Sunday: 10 April 2011

Rethinking assessment in an age of new, participatory, and multimodal adolescent literacies

Lalitha Vasudevan Insight theatre project:

How would we teach if we assumed that all youth were literate?


  • Literacies are not static
  • Literacies are contextual

Reimagined literacy education/identity:

  • "multimodal selves"
  • performative understanding of identity
  • social practices that are multimodal markers of identity (for instance: seeing, photographing, sending a text message of a piece of art)
  • who are adolescents BEING? how are they interacting?

If all of these things are literacy, then adolescents ARE literate. What happens when (pedagogically) you assume this?

Insight Theatre: Literacy practices include...*singing

  • stage directions
  • director notes
  • rehearsal
  • How can we understand this scene on the whole? How can you assess the value of this project / these literacies?

Multiple texts/modes help us shift gaze from texts to the scenes / practices / communities / selves.

Insight theatre begins with youth stories: beginning with improv, storytelling, etc.*An interest in representational modes that are not just speech or writing is central: Looking at LANGUAGE and COMMUNICATION in context.

  • Also writing & rhetoric: "How can what we teach and test be so different from what our students know as writing?" - Yancey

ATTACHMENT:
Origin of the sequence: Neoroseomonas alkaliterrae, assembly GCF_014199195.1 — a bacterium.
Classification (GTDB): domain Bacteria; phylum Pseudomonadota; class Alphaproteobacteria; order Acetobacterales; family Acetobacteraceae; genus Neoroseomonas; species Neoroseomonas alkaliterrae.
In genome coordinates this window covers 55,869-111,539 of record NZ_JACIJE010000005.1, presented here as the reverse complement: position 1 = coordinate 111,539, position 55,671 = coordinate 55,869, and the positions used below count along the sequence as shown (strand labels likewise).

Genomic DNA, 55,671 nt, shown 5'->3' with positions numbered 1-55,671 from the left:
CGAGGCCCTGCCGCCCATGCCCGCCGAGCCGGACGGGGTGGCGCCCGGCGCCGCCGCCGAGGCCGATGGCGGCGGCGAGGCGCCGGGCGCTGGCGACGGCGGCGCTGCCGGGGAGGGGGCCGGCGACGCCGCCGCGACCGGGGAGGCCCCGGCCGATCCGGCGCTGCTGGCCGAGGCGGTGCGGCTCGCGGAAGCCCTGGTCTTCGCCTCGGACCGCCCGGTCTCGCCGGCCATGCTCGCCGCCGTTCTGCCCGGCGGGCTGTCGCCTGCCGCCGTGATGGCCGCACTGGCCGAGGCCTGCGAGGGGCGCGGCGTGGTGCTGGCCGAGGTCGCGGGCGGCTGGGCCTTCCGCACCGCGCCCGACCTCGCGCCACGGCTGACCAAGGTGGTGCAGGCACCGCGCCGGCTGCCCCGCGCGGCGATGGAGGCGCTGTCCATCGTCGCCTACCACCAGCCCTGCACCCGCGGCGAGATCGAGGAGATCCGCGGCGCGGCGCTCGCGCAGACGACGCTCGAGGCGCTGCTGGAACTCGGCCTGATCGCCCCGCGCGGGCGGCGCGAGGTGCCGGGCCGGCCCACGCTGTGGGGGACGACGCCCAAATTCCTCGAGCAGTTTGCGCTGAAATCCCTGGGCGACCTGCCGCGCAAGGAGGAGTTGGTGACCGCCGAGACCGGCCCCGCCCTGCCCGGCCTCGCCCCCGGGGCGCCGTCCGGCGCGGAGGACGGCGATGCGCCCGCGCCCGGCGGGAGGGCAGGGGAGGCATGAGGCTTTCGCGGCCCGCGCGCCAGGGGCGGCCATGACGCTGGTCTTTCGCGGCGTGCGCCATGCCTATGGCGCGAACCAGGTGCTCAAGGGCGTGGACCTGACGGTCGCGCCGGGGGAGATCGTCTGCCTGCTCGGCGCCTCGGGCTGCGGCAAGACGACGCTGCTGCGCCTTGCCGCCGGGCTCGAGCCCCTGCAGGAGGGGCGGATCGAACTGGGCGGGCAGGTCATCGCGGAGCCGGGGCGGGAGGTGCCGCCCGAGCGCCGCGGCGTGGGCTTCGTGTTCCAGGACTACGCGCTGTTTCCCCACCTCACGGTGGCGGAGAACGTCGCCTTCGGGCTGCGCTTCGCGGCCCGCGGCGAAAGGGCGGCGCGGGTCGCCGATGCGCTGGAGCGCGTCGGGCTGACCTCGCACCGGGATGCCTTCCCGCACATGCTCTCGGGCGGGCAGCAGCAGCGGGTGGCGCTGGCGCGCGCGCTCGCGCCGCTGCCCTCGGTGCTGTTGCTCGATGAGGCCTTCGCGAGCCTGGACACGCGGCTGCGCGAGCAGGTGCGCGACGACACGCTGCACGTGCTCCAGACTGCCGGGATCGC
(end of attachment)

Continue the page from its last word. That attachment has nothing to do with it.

• We need more open definitions: How can we create opportunities for definitions to broaden?

4 dimensions of new literacy pedagogies: *reimagining pedagogical bodies

  • spaces
  • texts
  • practices.
  • For instance: Physical postures in pedagogical relationships? What's our response to out-of-space bodies? Where do educators locate themselves in pedagogical space?

Kelly Wissman Intertextualities, Multimodalities, meaning making in a reading support class.

THEORY --*Adolescent literacies: Hull & Katz, Alvermann & Eakle

  • Pop culture
  • Narrative
  • Genre

DESIGN --*Middle/Secondary teachers, incorporating multimodal literacies

  • Comic Life software
  • Reading the Outsiders, engaged in discussions, writing scripts, creating comics in comic life software.
  • Narrative/dialogue boxes, images download, etc.

METHOD --*Grounded theory

  • Range & variation of intertextualities, meaning-making, perspectives on their learning.

RESEARCH QUESTIONS -- In these comics, do we see...*Semiotic resources?

  • Intertextuality?
  • Narrative conventions?
  • Cultural models?

Saw a difference btw traditional (rising action, climax, falling action) & postmodern narratives & multimodal narratives.

Looking at ways that student import genres: They assert symbolic meaning, include high emotion/sentiment, and playing with the ideas of playing with convention in popular media.


4 students.

  • Delia: Worked alone bc she was super-invested in it. Idea of image, caught up in the colors, fonts, compositions - creating a symbolic message. Idea of violence, rising violence.
  • Tanya: Other students said that she was smart - she's knowledgeable. Contemplative mood, choosing a resolution scene where the kids are moving forward ("nothing gold can stay"). Central sunset metaphor/background: the sunset is like a character? This is more like a graphic novel than a comic... but she didn't have experience with that genre.